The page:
Tuesday, December 10, 2002

Trying to unload star feeds Junior's paranoia, fan distrust

The Reds have decided Junior Griffey is expendable. They would have traded him last week for, uh, Phil Nevin. Tragically, Nevin vetoed the deal.

Help me here: One of the best players of this time or any time, a 13-time All Star, a member of the All-Century Team, at age 33 still young enough for further greatness, shipped to San Diego for Phil Nevin.


That's what the Reds think of Griffey now. That's what they think of his chances to be the player he used to be. Phil Nevin.

The problem here, one of many, is that Griffey can be paranoid when he has no reason. Now, he has plenty of reason.

How is Griffey supposed to feel about his manager having dinner with Nevin, while asking the Padres third baseman to waive his no-trade clause? How does he feel when Carl Lindner says it's OK to shop Griffey like little cedar boxes at a flea market?

My, how times have changed from the day this Oct. 16, 1995 issue of Sports Illustrated was published.
If I were Griffey, here's how I'd feel: The Reds brought me here to sell tickets, first in 2000, then luxury suites in 2003. I helped immensely on both counts. Now, they have no use for me. I am a commodity.

I deferred money. I offered to defer more, on more than one occasion, if it meant adding talent for a pennant run. I'd have given the club $1 million last season to get Chuck Finley. Now, I'm being offered like fragrant meat at a Korean street bazaar, even as the general manager is denying it. The team never called me or my agent while it was going on.

"The way the Reds have gone about this has thrown all that goodwill back in Junior's face," said Brian Goldberg, Griffey's agent.

What a glad clubhouse presence Junior will be this spring.

It gets worse.

Reds chief operating officer John Allen announced Friday that the team would entertain offers for the player they were building their team around, oh, five minutes ago. Which, as we are coming to understand, is a very long time in Redsland these days.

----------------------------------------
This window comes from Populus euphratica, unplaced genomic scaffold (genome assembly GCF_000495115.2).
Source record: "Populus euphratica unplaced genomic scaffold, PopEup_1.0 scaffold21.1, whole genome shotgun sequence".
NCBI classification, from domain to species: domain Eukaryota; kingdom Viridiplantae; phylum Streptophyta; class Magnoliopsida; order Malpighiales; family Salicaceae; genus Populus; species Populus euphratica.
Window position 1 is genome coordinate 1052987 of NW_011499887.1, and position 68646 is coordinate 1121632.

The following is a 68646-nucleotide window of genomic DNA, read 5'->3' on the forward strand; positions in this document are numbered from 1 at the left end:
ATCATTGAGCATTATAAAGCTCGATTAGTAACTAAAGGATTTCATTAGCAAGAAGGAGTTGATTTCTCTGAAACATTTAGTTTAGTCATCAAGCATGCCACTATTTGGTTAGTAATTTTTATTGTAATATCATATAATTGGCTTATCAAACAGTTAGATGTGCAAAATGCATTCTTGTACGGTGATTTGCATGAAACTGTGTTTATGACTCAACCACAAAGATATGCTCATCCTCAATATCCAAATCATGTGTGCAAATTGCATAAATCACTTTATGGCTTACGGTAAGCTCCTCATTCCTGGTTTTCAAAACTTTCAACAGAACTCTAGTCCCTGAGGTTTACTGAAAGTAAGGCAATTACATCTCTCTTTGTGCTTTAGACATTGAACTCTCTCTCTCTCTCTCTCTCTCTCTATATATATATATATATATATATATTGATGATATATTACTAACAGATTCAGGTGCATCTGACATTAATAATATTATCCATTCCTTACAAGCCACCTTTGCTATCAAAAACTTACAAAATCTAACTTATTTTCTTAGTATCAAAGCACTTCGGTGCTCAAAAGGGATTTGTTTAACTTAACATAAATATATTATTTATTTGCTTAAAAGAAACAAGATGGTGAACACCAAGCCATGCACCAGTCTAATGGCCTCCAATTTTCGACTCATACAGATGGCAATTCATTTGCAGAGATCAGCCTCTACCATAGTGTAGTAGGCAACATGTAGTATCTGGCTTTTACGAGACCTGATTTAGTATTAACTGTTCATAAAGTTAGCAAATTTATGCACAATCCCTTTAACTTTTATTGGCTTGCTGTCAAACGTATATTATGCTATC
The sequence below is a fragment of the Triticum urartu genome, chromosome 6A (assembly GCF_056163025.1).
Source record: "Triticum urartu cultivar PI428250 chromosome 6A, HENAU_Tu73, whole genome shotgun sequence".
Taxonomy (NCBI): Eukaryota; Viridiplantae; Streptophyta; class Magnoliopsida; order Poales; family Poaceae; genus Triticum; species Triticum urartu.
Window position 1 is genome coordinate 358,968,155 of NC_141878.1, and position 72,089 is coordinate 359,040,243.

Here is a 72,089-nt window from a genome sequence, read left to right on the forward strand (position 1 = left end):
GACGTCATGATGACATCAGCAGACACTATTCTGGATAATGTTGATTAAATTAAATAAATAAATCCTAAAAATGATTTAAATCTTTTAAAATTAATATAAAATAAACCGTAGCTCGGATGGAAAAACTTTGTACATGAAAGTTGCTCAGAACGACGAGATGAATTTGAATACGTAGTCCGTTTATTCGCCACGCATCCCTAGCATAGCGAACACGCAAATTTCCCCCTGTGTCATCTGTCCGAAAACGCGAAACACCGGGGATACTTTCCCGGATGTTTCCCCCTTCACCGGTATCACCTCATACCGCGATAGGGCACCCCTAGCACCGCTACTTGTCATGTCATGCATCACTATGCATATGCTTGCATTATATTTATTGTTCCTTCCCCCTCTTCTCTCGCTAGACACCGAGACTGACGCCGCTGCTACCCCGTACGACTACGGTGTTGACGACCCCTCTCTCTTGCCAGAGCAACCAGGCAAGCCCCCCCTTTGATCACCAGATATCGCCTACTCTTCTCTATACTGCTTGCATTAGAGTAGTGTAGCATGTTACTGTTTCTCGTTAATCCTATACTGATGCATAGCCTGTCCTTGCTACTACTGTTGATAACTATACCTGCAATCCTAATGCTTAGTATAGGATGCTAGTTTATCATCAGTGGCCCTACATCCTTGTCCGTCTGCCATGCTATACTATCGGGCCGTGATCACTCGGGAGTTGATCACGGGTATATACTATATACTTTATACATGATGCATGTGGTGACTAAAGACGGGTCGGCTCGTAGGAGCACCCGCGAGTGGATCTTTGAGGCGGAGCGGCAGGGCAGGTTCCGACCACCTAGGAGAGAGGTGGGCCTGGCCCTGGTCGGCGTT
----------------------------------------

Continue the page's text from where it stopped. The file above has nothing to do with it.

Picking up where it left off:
Allen made the comments at Redsfest, where Reds fans are supposed to feel good about their team. He made them while Griffey was there, posing for pictures with children. In the same hall. How do you feel about the Reds now?

It's nobody's fault Griffey's three years here have been one big pulled muscle. You can debate the diligence of Griffey's many rehabs. The Reds say Junior has done everything required, if you can believe anything they say these days. Maybe it's the wear and tear of a 14-year major league career. Maybe it's bad luck.

You can agree or disagree about trading Griffey. It's another breech in the bargain the team made with you, to build a winner in time for 2003. Yet if they trade Junior, get a decent player in return, then spend the salary savings on pitching, you might buy that.

The problem is this organization is a mess. The Reds don't talk about a vision. They don't offer their public a plan because, beyond balancing the budget, they don't have one. You could say the momentum associated with the opening of Great American Ball Park has been stalled. That would require you to believe there was any momentum.

The Phillies are a year away from opening their new place. They signed Jim Thome and David Bell, and were in the game with Tom Glavine. The Reds say they might trade Griffey because he makes too much money.

The Indians prepped for Jacobs Field by signing good, young players to multi-year deals. Cleveland won immediately. You couldn't get a seat at The Jake. The Reds prep for GABP by offering their once-in-a-lifetime player for Phil Nevin.

The Reds say nothing is more important than scouting, signing and developing their own players. Their best scout, Gary Hughes, left the club. They don't usually draft the best available players. They draft the players they think they can sign. The payroll that Allen said would be set by Thanksgiving is still a mystery.

And who is in charge? Carl Lindner doesn't speak publicly. Jim Bowden sometimes speaks with forked tongue. Allen is the point man, but he doesn't make policy.

Who works for the Reds now? In the grand offseason shuffle, so many scouts and front-office types have left or been reassigned, those still employed need name tags.

Junior Griffey is still a Red, though. Who, including Junior, thinks that's a good idea?

E-mail pdaugherty@enquirer.com

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